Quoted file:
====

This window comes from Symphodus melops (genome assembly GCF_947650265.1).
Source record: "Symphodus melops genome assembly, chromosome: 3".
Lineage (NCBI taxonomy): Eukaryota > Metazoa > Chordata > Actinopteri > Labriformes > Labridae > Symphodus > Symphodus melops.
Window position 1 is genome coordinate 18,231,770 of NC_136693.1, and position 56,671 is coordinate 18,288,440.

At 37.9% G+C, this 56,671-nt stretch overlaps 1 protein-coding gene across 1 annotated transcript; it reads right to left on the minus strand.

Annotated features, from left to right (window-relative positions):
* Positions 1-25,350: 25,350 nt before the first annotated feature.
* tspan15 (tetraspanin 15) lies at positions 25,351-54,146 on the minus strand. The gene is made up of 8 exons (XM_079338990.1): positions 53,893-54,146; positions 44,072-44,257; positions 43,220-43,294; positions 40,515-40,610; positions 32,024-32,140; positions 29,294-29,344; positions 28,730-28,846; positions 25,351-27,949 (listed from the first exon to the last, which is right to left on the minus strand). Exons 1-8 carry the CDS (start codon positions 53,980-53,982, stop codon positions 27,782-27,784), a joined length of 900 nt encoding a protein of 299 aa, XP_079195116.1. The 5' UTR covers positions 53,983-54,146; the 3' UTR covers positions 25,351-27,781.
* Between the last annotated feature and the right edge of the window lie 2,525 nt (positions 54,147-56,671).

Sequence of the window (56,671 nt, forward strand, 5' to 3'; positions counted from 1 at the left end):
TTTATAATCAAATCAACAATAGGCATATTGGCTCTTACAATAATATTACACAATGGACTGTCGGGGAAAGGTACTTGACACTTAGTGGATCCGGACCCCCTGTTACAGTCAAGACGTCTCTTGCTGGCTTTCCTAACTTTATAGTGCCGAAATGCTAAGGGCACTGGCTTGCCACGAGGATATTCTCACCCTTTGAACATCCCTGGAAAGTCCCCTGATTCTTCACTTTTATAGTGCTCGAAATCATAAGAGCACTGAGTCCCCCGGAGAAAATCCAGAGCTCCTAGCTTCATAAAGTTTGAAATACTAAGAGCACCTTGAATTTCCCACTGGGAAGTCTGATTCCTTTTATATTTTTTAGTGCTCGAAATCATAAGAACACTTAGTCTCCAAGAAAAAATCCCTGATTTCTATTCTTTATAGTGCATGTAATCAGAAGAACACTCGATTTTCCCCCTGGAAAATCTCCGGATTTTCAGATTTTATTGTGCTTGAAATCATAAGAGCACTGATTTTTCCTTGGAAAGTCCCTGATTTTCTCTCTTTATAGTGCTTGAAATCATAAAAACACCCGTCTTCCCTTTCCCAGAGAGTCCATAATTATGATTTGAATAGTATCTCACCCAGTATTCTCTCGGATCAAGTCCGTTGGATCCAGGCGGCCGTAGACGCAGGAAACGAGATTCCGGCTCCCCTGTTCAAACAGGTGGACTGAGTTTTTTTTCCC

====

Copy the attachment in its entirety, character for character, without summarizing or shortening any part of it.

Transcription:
This window comes from Symphodus melops (genome assembly GCF_947650265.1).
Source record: "Symphodus melops genome assembly, chromosome: 3".
Lineage (NCBI taxonomy): Eukaryota > Metazoa > Chordata > Actinopteri > Labriformes > Labridae > Symphodus > Symphodus melops.
Window position 1 is genome coordinate 18,231,770 of NC_136693.1, and position 56,671 is coordinate 18,288,440.

At 37.9% G+C, this 56,671-nt stretch overlaps 1 protein-coding gene across 1 annotated transcript; it reads right to left on the minus strand.

Annotated features, from left to right (window-relative positions):
* Positions 1-25,350: 25,350 nt before the first annotated feature.
* tspan15 (tetraspanin 15) lies at positions 25,351-54,146 on the minus strand. The gene is made up of 8 exons (XM_079338990.1): positions 53,893-54,146; positions 44,072-44,257; positions 43,220-43,294; positions 40,515-40,610; positions 32,024-32,140; positions 29,294-29,344; positions 28,730-28,846; positions 25,351-27,949 (listed from the first exon to the last, which is right to left on the minus strand). Exons 1-8 carry the CDS (start codon positions 53,980-53,982, stop codon positions 27,782-27,784), a joined length of 900 nt encoding a protein of 299 aa, XP_079195116.1. The 5' UTR covers positions 53,983-54,146; the 3' UTR covers positions 25,351-27,781.
* Between the last annotated feature and the right edge of the window lie 2,525 nt (positions 54,147-56,671).

Sequence of the window (56,671 nt, forward strand, 5' to 3'; positions counted from 1 at the left end):
TTTATAATCAAATCAACAATAGGCATATTGGCTCTTACAATAATATTACACAATGGACTGTCGGGGAAAGGTACTTGACACTTAGTGGATCCGGACCCCCTGTTACAGTCAAGACGTCTCTTGCTGGCTTTCCTAACTTTATAGTGCCGAAATGCTAAGGGCACTGGCTTGCCACGAGGATATTCTCACCCTTTGAACATCCCTGGAAAGTCCCCTGATTCTTCACTTTTATAGTGCTCGAAATCATAAGAGCACTGAGTCCCCCGGAGAAAATCCAGAGCTCCTAGCTTCATAAAGTTTGAAATACTAAGAGCACCTTGAATTTCCCACTGGGAAGTCTGATTCCTTTTATATTTTTTAGTGCTCGAAATCATAAGAACACTTAGTCTCCAAGAAAAAATCCCTGATTTCTATTCTTTATAGTGCATGTAATCAGAAGAACACTCGATTTTCCCCCTGGAAAATCTCCGGATTTTCAGATTTTATTGTGCTTGAAATCATAAGAGCACTGATTTTTCCTTGGAAAGTCCCTGATTTTCTCTCTTTATAGTGCTTGAAATCATAAAAACACCCGTCTTCCCTTTCCCAGAGAGTCCATAATTATGATTTGAATAGTATCTCACCCAGTATTCTCTCGGATCAAGTCCGTTGGATCCAGGCGGCCGTAGACGCAGGAAACGAGATTCCGGCTCCCCTGTTCAAACAGGTGGACTGAGTTTTTTTTCCC